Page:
February 24, 2005
A Budget Problem No One Wants To Face

By Steve Chapman

The looming financial crunch in Social Security presents options that bring to mind the entrees at a prison cafeteria: Some are inedible, and some are worse. The available ideas include such appetizing possibilities as raising taxes, reducing future benefits and increasing the retirement age. And the really bad news? Social Security is not the tough problem. It's the easy one.

The tough one is Medicare. Amid the hoopla over how to support baby boomers in their old age, no one is paying attention to how to finance their hospital and doctor bills. But in almost every way, the challenges of Medicare are bigger and more complicated than those of Social Security. Instead of taking steps to contain the fire before it gets out of control, though, Congress and the president are spraying it with gasoline.

The accelerant comes in the form of the 2003 prescription drug benefit, which will take full effect next year and has already become more expensive than Americans were led to believe. Over the next 10 years, the tab is expected to reach $724 billion, far higher than the $395 billion advertised back then -- or even the $551 billion that the administration's secret internal estimates predicted. It turns out that the original 10-year cost projection really covered just eight years, since the benefit was not available for the first two years.

It would be dubious enough to add a huge new entitlement in the best of times. But for Medicare, the best of times are long past. A recent article by David Nather and Rebecca Adams in the journal CQ Weekly notes that "Medicare's spending is growing faster than Social Security's, and its reserves are expected to run out sooner." In 20 years, Medicare will most likely cost more than Social Security, and it will keep growing.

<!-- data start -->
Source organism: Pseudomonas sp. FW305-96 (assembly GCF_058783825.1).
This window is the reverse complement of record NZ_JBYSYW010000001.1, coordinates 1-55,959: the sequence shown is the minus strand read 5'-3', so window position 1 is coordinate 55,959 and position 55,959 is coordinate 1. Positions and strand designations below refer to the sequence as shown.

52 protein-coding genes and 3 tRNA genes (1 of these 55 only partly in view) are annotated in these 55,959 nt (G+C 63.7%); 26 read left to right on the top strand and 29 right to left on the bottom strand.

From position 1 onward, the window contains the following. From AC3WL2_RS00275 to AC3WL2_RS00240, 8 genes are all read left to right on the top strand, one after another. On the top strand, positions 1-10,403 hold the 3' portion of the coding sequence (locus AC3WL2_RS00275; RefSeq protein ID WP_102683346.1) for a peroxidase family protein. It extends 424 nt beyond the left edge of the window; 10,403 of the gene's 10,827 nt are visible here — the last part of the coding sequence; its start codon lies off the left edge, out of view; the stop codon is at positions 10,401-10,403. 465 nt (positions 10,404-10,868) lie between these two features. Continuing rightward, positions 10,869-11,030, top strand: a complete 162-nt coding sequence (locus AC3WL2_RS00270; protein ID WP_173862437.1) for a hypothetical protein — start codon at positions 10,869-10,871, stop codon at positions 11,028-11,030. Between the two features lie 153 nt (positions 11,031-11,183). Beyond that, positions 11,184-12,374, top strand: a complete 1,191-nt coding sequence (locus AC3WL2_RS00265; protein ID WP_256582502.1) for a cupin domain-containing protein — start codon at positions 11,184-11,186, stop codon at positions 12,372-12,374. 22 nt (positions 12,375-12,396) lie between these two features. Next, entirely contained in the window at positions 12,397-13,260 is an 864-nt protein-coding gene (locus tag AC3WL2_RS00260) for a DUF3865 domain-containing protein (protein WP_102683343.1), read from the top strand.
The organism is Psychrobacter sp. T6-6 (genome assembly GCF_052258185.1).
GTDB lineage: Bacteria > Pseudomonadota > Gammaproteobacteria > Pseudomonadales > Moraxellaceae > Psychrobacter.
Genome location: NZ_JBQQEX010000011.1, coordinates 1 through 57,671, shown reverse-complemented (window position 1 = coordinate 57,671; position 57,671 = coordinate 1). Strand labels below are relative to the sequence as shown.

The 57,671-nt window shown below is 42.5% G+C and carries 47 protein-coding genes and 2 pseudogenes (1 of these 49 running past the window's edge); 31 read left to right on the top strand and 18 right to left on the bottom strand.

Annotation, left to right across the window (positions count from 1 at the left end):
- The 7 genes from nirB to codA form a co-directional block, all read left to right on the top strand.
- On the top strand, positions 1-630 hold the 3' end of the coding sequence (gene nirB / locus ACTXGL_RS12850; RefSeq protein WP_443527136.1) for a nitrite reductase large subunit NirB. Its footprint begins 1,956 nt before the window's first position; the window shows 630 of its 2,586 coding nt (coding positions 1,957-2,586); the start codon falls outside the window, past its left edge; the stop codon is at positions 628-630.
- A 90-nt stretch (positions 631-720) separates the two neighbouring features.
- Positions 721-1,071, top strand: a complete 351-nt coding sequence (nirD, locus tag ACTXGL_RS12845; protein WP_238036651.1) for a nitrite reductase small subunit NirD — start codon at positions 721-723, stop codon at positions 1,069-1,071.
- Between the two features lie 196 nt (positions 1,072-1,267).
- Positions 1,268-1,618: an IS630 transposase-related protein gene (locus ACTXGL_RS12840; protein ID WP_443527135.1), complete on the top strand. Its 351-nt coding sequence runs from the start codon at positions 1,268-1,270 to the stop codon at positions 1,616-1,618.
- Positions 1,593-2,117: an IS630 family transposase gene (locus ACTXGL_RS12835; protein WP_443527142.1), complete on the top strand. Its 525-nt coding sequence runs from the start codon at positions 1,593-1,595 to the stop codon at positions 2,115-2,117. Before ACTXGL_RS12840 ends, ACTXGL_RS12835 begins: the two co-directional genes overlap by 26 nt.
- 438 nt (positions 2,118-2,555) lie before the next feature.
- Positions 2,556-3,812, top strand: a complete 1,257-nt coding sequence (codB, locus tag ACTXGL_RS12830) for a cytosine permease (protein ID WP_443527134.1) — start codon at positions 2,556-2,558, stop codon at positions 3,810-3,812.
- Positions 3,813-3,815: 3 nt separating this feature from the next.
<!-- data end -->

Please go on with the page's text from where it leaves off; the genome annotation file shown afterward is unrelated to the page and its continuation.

To congressional budget-writers, the Social Security gap resembles the Grand Canyon. But the distance between Medicare's income and outgo looks more like the Atlantic Ocean. Over the next 75 years, Social Security faces a deficit of $3.7 trillion. The shortfall for Medicare is $27.8 trillion -- more than seven times larger.

What needs to be done, it may not surprise you to learn, is the opposite of what is actually being done. President Bush is the first president since John Quincy Adams to serve a full term without vetoing a single bill. But recently, Bush threatened to take his club out of the closet -- not to cut spending but to increase it.

The veto threat came in response to complaints about the swelling cost of the prescription drug benefit. Some Republicans think it should be cut to fit under the original spending target. Bush, using phrases that could have been borrowed from Ted Kennedy, declared, "I signed Medicare reform proudly, and any attempt to limit the choices of our seniors and to take away their prescription drug coverage under Medicare will meet my veto."

But Kennedy wouldn't say that, because Kennedy was among the many Democrats who opposed the prescription drug measure as too stingy. The senior senator from Massachusetts, at his most charitable, once referred to it as merely a "down payment" toward the kind of program we need. When it comes to Medicare, fiscal irresponsibility offers a rare example of harmonious bipartisanship.

The prescription drug bill was a perfect example of how Washington gets itself into budget trouble -- by handing out treats today and putting off payment until tomorrow. Fixing the problem requires Congress and the president to inflict pain now for a reward that is years or decades away, which is why no one in Washington is paying much attention. By the time Medicare becomes unaffordable, after all, most of the people in Congress will be out of office and possibly residing in the next world, safe from the vengeance of voters.

At that point, though, drastic changes will be in order -- none of them particularly enticing. One is to impose higher deductibles and co-payments on seniors, or to deny coverage for certain ailments, which would cause hardship. Another is to lower reimbursements for physicians and hospitals, which might induce some of them to stop treating Medicare patients. Another is to raise taxes on today's workers, who are already carrying a heavy payroll tax load, and who may have to ante up for Social Security as well.

Given the magnitude of the challenge, it might be understandable for our leaders to crawl under their desks and curl up in the fetal position, moaning and weeping and hoping the problem will go away. Which, as it happens, is about what they're doing.

2005 Creators Syndicate

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